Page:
FIG. 2 illustrates a schematic cross section of a leadframe strip portion with a base metal structure and plurality of surfaces, wherein the surfaces have been plated with a stack of adherent layers according to an embodiment of the invention.

FIG. 3 illustrates a schematic cross section of a device embodiment of the invention, showing a portion of a leadframe strip, prepared according an embodiment of the invention, and a plurality of semiconductor chips assembled and encapsulated on one leadframe surface.

FIG. 4 illustrates a schematic cross section of a singulated device of the QFN/SON type, which includes a leadframe prepared according to the invention.

FIG. 5 illustrates schematically the series of electrolytic tanks for plating the nickel, palladium, and gold layers on the leadframe base metal sheet according to an embodiment of the invention. Plating control: anode potential.

FIGS. 6 to 9 illustrate schematically modifications of the plating tanks to provide the controls needed for the plating specific metal layers according to the invention:

FIG. 6, controlling the nickel layer including an alloy interliner;

FIG. 7, controlling palladium layer by anode spacing;

FIG. 8, controlling palladium layer by anode length;

FIG. 9, controlling palladium layer by anode shielding.

DETAILED DESCRIPTION OF THE PREFERRED EMBODIMENTS

FIG. 1 illustrates a schematic cross section of a leadframe portion generally designated 100, which is intended to be used on the fabrication of a semiconductor device. The leadframe has a structure made from a sheet of metal by stamping or etching, wherein the sheet has a first surface 101 and a second surface 102. In the example of FIG. 1, the leadframe portion depicted contains a plurality of portions 103, which are intended to become chip mount pads, and a plurality of portions 104, which are intended to become the lead segments of the device-to-be-built. The leadframe is made of a base metal 105.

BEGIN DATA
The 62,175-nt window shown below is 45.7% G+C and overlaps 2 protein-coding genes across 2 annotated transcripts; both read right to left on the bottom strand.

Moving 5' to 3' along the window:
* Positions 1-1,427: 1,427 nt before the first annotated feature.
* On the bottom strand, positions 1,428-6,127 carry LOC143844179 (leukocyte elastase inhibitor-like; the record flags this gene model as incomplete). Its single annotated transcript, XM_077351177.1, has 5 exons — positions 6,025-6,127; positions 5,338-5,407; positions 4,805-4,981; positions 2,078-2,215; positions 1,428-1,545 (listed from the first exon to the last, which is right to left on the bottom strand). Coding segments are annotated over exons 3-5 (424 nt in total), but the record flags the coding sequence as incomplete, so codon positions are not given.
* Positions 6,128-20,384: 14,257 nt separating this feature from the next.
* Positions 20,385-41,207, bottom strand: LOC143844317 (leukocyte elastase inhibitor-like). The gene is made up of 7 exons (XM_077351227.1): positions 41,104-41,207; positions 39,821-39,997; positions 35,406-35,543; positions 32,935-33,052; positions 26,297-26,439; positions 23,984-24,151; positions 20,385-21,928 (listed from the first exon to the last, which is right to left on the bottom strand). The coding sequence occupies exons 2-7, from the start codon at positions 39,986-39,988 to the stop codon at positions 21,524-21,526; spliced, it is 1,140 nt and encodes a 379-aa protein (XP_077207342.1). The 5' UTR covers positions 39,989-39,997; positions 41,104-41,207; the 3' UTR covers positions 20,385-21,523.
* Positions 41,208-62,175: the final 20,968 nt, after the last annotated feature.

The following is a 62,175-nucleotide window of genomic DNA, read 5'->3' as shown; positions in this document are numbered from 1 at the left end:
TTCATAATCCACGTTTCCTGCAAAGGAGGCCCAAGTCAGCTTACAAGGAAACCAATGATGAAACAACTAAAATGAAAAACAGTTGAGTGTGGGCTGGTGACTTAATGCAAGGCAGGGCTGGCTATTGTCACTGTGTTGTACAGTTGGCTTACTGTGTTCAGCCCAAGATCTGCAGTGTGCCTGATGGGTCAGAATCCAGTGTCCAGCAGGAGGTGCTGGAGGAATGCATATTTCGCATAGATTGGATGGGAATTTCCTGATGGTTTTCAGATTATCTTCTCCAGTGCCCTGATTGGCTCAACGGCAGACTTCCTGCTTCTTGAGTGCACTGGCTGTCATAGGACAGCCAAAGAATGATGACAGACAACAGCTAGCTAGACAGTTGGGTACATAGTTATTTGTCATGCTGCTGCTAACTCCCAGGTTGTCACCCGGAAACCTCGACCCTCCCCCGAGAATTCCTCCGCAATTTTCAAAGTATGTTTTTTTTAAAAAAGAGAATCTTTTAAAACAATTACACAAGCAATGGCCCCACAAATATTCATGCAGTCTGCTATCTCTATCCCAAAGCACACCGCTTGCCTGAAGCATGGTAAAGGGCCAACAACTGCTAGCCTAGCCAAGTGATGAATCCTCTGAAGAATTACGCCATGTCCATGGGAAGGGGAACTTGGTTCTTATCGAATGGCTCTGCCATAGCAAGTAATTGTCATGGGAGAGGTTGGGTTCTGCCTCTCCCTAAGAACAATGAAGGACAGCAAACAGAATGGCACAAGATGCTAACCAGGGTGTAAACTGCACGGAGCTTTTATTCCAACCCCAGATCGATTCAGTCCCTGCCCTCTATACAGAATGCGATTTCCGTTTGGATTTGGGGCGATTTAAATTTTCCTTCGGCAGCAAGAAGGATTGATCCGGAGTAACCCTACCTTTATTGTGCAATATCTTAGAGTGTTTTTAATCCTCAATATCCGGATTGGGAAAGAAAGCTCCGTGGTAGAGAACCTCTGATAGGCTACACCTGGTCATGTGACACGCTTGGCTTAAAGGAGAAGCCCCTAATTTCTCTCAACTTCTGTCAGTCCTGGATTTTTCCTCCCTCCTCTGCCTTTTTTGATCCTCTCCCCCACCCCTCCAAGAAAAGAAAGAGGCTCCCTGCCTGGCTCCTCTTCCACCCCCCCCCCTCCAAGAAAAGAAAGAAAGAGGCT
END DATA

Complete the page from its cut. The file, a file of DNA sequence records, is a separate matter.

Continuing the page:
As defined herein, the starting material of the leadframe is called the “base metal”, indicating the type of metal. Consequently, the term “base metal” is not to be construed in an electrochemical sense (as in opposition to ‘noble metal’) or in a structural sense.

Base metal 105 is typically copper or a copper alloy. Other choices include brass, aluminum, iron-nickel alloys (“Alloy 42”), and Kovar.

Base metal 105 originates with a metal sheet in the preferred thickness range from 100 to 300 μm; thinner sheets are possible. The ductility in this thickness range provides the 5 to 15% elongation that facilitates the segment bending and forming operation needed for some of the finished devices (for instance, for surface mount devices). The leadframe parts such as chip mount pads, lead segments, connecting rails (not shown in FIG. 1, but hinted at by dashed lines) are stamped or etched from the starting metal sheet.

FIG. 2 illustrates a leadframe strip according to an embodiment of the invention. The leadframe structure made of a sheet base metal 105 by the process of stamping or etching; the sheet has first surface 101 and second surface 102. The preferred metal for the base is copper or a copper alloy. As stated above, alternatively the base metal is selected from a group consisting of aluminum, an iron-nickel alloy (such as Alloy 42), and Kovar.

A continuous metal layer 201 adheres to the first and second sheet surfaces. In one embodiment, metal layer 201 is made of nickel and has a thickness 201 a in the range from 0 to about 2 μm. As FIG. 2 points out, layer 201 has substantially the same thickness 201 a on the first (101) and on the second (102) sheet surface. In another embodiment, a palladium/nickel alloy interliner is added to the nickel layer for additional corrosion protection. In this embodiment, the sequence of layers, starting from the base metal surface, is as follows: Layer of nickel as seed layer adherent to the base metal (thickness for example 2 to 5 nm); layer of nickel/palladium alloy, adherent to the seed layer (thickness for example 2 to 10 nm); and layer of nickel in the thickness range from about 0.5 to 2 μm.